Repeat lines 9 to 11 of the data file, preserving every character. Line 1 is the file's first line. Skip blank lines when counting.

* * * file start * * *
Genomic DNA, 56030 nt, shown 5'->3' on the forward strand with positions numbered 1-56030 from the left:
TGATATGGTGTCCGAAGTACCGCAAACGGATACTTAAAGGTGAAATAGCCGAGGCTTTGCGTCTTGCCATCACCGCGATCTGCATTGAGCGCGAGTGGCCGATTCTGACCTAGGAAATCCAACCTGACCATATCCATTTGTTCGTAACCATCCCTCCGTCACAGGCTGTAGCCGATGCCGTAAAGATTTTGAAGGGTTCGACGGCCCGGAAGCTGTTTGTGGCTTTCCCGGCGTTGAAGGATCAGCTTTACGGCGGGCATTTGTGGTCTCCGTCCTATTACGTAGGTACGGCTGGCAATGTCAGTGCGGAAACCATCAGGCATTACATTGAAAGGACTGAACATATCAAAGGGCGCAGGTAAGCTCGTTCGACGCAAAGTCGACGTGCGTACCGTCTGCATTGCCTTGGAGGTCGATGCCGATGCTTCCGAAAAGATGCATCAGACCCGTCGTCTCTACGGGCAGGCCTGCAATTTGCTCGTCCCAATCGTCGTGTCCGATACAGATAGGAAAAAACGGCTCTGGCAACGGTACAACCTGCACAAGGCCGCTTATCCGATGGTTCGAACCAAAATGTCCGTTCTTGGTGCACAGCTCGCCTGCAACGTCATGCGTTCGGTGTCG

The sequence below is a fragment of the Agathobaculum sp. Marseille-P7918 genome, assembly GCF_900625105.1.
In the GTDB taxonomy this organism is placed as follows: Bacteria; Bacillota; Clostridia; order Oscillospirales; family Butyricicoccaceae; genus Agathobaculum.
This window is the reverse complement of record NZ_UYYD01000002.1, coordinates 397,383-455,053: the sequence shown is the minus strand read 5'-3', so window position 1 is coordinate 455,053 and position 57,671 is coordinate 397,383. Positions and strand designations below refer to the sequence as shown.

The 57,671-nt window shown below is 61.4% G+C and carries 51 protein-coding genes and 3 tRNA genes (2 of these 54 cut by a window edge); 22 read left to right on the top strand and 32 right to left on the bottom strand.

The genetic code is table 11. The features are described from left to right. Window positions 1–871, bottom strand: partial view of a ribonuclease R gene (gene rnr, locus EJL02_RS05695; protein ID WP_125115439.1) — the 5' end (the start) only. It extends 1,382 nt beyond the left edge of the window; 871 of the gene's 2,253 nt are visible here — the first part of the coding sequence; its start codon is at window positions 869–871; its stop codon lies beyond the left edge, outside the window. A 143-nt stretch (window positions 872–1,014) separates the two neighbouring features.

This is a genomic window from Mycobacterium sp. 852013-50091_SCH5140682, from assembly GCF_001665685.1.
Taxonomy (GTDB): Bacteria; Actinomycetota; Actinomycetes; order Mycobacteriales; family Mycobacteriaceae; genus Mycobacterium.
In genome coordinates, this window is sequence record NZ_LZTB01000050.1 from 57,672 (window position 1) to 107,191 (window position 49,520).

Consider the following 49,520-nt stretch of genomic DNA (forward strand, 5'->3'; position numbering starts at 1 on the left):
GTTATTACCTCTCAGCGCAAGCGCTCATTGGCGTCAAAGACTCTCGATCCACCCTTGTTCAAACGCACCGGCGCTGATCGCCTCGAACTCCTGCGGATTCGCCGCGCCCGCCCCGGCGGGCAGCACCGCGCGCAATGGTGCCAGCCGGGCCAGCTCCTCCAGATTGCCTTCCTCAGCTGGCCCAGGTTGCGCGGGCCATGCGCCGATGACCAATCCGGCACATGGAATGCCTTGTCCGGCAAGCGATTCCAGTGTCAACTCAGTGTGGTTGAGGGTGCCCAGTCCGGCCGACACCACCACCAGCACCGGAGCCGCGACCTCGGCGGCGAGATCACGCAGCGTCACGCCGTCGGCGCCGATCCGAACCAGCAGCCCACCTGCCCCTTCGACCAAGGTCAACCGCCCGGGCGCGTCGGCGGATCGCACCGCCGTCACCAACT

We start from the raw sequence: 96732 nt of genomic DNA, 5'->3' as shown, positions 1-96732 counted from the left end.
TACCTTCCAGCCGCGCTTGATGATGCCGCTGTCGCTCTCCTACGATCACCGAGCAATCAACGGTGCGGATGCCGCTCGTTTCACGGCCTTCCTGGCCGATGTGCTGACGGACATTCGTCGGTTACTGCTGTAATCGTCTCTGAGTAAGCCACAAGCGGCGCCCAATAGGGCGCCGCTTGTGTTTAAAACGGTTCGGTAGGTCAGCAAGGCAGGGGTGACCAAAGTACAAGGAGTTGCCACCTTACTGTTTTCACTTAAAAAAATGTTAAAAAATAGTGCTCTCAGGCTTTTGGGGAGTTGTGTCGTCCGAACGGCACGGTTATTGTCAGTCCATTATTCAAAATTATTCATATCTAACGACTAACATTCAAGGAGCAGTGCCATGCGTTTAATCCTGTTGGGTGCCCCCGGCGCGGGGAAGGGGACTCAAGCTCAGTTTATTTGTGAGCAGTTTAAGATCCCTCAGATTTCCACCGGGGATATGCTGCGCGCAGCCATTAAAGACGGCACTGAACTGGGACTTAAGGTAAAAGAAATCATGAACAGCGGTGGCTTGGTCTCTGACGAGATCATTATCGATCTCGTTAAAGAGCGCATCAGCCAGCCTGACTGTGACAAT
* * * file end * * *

Taxonomy (GTDB): Bacteria; Actinomycetota; Actinomycetes; order Mycobacteriales; family Mycobacteriaceae; genus Mycobacterium.
In genome coordinates, this window is sequence record NZ_LZTB01000050.1 from 57,672 (window position 1) to 107,191 (window position 49,520).

Consider the following 49,520-nt stretch of genomic DNA (forward strand, 5'->3'; position numbering starts at 1 on the left):